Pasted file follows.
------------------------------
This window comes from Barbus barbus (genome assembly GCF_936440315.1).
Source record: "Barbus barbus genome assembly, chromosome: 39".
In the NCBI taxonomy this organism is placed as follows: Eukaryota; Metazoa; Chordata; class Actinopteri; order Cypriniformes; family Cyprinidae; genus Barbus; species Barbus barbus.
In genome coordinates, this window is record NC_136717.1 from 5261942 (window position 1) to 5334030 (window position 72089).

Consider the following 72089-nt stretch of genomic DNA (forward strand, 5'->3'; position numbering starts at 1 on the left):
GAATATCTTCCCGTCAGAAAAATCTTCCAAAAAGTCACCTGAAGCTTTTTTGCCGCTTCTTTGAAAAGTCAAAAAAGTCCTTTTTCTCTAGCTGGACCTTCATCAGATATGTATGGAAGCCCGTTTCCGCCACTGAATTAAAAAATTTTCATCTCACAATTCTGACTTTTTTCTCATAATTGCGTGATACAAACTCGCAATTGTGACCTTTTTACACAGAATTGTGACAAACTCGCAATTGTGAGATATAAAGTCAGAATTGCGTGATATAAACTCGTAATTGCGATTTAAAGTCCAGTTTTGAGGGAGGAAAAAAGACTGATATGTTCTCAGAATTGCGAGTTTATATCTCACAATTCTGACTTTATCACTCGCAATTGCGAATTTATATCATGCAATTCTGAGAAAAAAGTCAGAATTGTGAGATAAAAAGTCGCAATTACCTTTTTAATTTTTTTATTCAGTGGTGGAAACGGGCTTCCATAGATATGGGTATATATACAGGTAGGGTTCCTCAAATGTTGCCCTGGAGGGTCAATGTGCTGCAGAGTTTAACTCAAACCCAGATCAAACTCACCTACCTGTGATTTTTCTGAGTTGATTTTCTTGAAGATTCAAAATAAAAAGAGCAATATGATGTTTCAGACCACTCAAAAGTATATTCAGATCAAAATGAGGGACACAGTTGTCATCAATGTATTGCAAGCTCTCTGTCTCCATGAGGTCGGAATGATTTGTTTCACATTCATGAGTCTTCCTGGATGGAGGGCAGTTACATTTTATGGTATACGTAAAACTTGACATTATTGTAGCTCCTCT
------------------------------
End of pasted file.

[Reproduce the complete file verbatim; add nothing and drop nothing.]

This window comes from Barbus barbus (genome assembly GCF_936440315.1).
Source record: "Barbus barbus genome assembly, chromosome: 39".
In the NCBI taxonomy this organism is placed as follows: Eukaryota; Metazoa; Chordata; class Actinopteri; order Cypriniformes; family Cyprinidae; genus Barbus; species Barbus barbus.
In genome coordinates, this window is record NC_136717.1 from 5261942 (window position 1) to 5334030 (window position 72089).

Consider the following 72089-nt stretch of genomic DNA (forward strand, 5'->3'; position numbering starts at 1 on the left):
GAATATCTTCCCGTCAGAAAAATCTTCCAAAAAGTCACCTGAAGCTTTTTTGCCGCTTCTTTGAAAAGTCAAAAAAGTCCTTTTTCTCTAGCTGGACCTTCATCAGATATGTATGGAAGCCCGTTTCCGCCACTGAATTAAAAAATTTTCATCTCACAATTCTGACTTTTTTCTCATAATTGCGTGATACAAACTCGCAATTGTGACCTTTTTACACAGAATTGTGACAAACTCGCAATTGTGAGATATAAAGTCAGAATTGCGTGATATAAACTCGTAATTGCGATTTAAAGTCCAGTTTTGAGGGAGGAAAAAAGACTGATATGTTCTCAGAATTGCGAGTTTATATCTCACAATTCTGACTTTATCACTCGCAATTGCGAATTTATATCATGCAATTCTGAGAAAAAAGTCAGAATTGTGAGATAAAAAGTCGCAATTACCTTTTTAATTTTTTTATTCAGTGGTGGAAACGGGCTTCCATAGATATGGGTATATATACAGGTAGGGTTCCTCAAATGTTGCCCTGGAGGGTCAATGTGCTGCAGAGTTTAACTCAAACCCAGATCAAACTCACCTACCTGTGATTTTTCTGAGTTGATTTTCTTGAAGATTCAAAATAAAAAGAGCAATATGATGTTTCAGACCACTCAAAAGTATATTCAGATCAAAATGAGGGACACAGTTGTCATCAATGTATTGCAAGCTCTCTGTCTCCATGAGGTCGGAATGATTTGTTTCACATTCATGAGTCTTCCTGGATGGAGGGCAGTTACATTTTATGGTATACGTAAAACTTGACATTATTGTAGCTCCTCT